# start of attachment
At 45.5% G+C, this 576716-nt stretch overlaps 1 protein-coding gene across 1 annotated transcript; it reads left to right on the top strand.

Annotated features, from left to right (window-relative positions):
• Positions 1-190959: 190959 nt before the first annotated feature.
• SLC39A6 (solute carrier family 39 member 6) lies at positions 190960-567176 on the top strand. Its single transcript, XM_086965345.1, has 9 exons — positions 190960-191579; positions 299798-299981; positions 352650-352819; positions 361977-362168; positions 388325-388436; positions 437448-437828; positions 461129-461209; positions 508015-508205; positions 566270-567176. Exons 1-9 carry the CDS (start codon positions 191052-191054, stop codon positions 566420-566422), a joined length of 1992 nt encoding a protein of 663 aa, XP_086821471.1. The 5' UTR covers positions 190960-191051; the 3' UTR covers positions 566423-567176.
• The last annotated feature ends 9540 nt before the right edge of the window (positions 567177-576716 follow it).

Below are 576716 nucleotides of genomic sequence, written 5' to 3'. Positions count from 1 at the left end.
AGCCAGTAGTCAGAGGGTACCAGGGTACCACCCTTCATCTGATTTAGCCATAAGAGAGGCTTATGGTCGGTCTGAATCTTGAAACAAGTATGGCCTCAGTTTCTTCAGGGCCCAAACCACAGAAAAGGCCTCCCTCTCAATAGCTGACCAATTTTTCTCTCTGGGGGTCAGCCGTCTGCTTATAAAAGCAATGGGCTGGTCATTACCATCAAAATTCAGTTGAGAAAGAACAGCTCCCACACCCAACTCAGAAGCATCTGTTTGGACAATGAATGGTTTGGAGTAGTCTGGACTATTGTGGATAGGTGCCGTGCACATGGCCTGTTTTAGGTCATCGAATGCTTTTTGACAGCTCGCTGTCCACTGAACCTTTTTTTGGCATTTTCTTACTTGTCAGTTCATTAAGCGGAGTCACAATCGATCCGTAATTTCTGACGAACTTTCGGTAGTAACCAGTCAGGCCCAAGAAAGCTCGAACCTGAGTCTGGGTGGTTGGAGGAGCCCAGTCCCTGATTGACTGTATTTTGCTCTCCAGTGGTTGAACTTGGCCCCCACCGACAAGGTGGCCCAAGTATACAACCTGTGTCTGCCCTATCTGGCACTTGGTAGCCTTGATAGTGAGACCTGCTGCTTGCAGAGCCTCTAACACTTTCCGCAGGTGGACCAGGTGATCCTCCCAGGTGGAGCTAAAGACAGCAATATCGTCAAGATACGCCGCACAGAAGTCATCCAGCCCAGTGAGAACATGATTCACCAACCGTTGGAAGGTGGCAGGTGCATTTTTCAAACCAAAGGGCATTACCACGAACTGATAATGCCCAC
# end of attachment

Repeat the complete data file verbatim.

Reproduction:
At 45.5% G+C, this 576716-nt stretch overlaps 1 protein-coding gene across 1 annotated transcript; it reads left to right on the top strand.

Annotated features, from left to right (window-relative positions):
• Positions 1-190959: 190959 nt before the first annotated feature.
• SLC39A6 (solute carrier family 39 member 6) lies at positions 190960-567176 on the top strand. Its single transcript, XM_086965345.1, has 9 exons — positions 190960-191579; positions 299798-299981; positions 352650-352819; positions 361977-362168; positions 388325-388436; positions 437448-437828; positions 461129-461209; positions 508015-508205; positions 566270-567176. Exons 1-9 carry the CDS (start codon positions 191052-191054, stop codon positions 566420-566422), a joined length of 1992 nt encoding a protein of 663 aa, XP_086821471.1. The 5' UTR covers positions 190960-191051; the 3' UTR covers positions 566423-567176.
• The last annotated feature ends 9540 nt before the right edge of the window (positions 567177-576716 follow it).

Below are 576716 nucleotides of genomic sequence, written 5' to 3'. Positions count from 1 at the left end.
AGCCAGTAGTCAGAGGGTACCAGGGTACCACCCTTCATCTGATTTAGCCATAAGAGAGGCTTATGGTCGGTCTGAATCTTGAAACAAGTATGGCCTCAGTTTCTTCAGGGCCCAAACCACAGAAAAGGCCTCCCTCTCAATAGCTGACCAATTTTTCTCTCTGGGGGTCAGCCGTCTGCTTATAAAAGCAATGGGCTGGTCATTACCATCAAAATTCAGTTGAGAAAGAACAGCTCCCACACCCAACTCAGAAGCATCTGTTTGGACAATGAATGGTTTGGAGTAGTCTGGACTATTGTGGATAGGTGCCGTGCACATGGCCTGTTTTAGGTCATCGAATGCTTTTTGACAGCTCGCTGTCCACTGAACCTTTTTTTGGCATTTTCTTACTTGTCAGTTCATTAAGCGGAGTCACAATCGATCCGTAATTTCTGACGAACTTTCGGTAGTAACCAGTCAGGCCCAAGAAAGCTCGAACCTGAGTCTGGGTGGTTGGAGGAGCCCAGTCCCTGATTGACTGTATTTTGCTCTCCAGTGGTTGAACTTGGCCCCCACCGACAAGGTGGCCCAAGTATACAACCTGTGTCTGCCCTATCTGGCACTTGGTAGCCTTGATAGTGAGACCTGCTGCTTGCAGAGCCTCTAACACTTTCCGCAGGTGGACCAGGTGATCCTCCCAGGTGGAGCTAAAGACAGCAATATCGTCAAGATACGCCGCACAGAAGTCATCCAGCCCAGTGAGAACATGATTCACCAACCGTTGGAAGGTGGCAGGTGCATTTTTCAAACCAAAGGGCATTACCACGAACTGATAATGCCCAC